Moving to calibration, Gageler J rejected the Attorney-General for Victoria’s submission that a mere ‘rational connection’ between the prohibition and the purpose is required: that level of scrutiny is only for indirect or incidental burdens on political communication; here a higher level is required because of the higher risk to the constitutionally prescribed system of representative and responsible government (at [175]–[177]). Gageler J accepted the suggestion of the Attorneys-General of the Commonwealth and New South Wales that useful parallels can be drawn from United States First Amendment jurisprudence and its connections between levels of scrutiny and standards of justification based on the kind of restriction (see [178]ff). Given the burden here, it could only be justified if it can withstand the close scrutiny of a compelling justification (again, as in Brown), namely: it must be more than constitutionally permissible, and instead ‘compelling’, and it must be ‘closely tailored’ to the achievement of the purpose, and not burden the freedom more than is reasonably necessary for that purpose (at [183]–[184]).

That purpose is determined by subject matter, text and context. After noting the parties’ submissions (see [187]ff) which drew on US jurisprudence, Gageler J stated that neither Preston nor the Attorney-General for Victoria captured the ‘richness’ of the US approach or adequately related it to the Australian context: unsolicited and unwelcome political speech is part of a ‘right to be let alone’ that was more accurately an ‘interest’ that States might protect (at [193]). In Australia such speech is not necessarily incompatible with the constitutionally prescribed system of representative and responsible government, but rather, like the US example, protecting against unwanted or offensive communication is a permissible purpose which, depending on context, may justify a burden (at [196]). Here, Gageler J held it did: prohibiting protest within an access zone aims to ensure women have access to abortion services in ‘an atmosphere of privacy and dignity’: ‘he purpose so identified is unquestionably constitutionally permissible and, by any objective measure, of such obvious importance as to be characterised as compelling.’ (at [197]).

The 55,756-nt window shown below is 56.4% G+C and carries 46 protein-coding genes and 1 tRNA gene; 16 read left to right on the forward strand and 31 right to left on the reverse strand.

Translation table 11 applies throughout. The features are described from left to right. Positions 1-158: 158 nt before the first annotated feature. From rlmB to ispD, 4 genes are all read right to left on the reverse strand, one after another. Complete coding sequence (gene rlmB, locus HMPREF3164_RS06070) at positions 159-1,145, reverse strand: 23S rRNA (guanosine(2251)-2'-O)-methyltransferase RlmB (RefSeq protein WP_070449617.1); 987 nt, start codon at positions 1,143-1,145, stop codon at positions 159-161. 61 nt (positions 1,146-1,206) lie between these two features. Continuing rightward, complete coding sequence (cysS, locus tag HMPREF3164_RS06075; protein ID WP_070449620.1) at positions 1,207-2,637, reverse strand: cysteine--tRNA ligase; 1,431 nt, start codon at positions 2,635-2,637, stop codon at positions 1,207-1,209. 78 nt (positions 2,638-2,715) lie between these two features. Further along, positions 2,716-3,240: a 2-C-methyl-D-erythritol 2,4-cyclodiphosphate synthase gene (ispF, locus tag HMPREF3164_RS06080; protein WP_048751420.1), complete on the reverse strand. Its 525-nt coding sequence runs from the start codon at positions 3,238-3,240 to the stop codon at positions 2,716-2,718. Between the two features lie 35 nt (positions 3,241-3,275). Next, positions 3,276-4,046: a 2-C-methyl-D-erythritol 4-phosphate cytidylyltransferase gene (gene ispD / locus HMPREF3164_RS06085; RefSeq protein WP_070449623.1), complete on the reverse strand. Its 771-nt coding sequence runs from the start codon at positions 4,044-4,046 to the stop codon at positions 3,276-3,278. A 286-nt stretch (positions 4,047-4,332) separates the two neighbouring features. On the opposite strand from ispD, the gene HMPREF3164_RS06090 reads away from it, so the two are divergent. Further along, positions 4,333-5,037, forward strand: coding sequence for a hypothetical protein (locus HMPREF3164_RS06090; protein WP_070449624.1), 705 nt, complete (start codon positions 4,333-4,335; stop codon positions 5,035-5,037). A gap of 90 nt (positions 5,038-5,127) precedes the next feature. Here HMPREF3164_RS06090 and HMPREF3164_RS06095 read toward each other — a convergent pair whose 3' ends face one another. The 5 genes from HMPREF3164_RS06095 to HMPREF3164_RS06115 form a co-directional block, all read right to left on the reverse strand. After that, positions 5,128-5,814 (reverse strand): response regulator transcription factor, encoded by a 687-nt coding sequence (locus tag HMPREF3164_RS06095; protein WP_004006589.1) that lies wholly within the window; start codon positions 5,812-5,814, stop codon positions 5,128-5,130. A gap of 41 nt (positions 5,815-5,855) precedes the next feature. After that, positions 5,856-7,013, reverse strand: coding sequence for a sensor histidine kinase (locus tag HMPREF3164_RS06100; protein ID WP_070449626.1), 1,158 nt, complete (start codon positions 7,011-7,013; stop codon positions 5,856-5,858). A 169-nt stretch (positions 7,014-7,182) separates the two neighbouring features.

Moving finally to the justification — whether the burden is significantly more than is reasonable for the purpose — Gageler J noted that the Tasmanian law drew a clearer, ‘bright line’ rule against any interference than the Victorian (at [200]ff), reviewed the approaches to safe zones in other comparable jurisdictions (at [202]ff), and emphasised that Australian courts cannot ‘tinker’ with legislative designs (at [207]). While the radius of 150m was not clearly outlined in the legislative materials or evidence, Magistrate Rheinberger’s findings that there were plenty of locations at which protestors could be outside the zone but communicate their message to passersby was ‘decisive’ (at [211]): 150m was ‘close to the maximum reach’, but still compatible with the purposes of protecting access to the facilities (at [213]).

Nettle J (at [215]–[325])

Nettle J agreed with the conclusions of the joint judges but differed in some respects from their reasoning (at [215]).

On the threshold question, Nettle J noted that the Attorney-General of the Commonwealth’s submissions were based on Gageler J’s views in Tajjour (at [219]), and that the Court ordinarily would not consider reading down or severance until it had decided that the law, on its natural and ordinary meaning, construed in context and having regard to its purpose, would be invalid unless read down or severed (at [220]). After reviewing a range of cases in which that happened (see [221]ff), Nettle J stated that those cases ‘support the idea that there are matters in which it is sufficient to dispose of an attack on the constitutional validity of a provision to conclude that, assuming without deciding that the impugned law would otherwise be invalid, it could be read down or severed in its operation in relation to the plaintiff and so be considered as valid to that extent.’ (at [230]).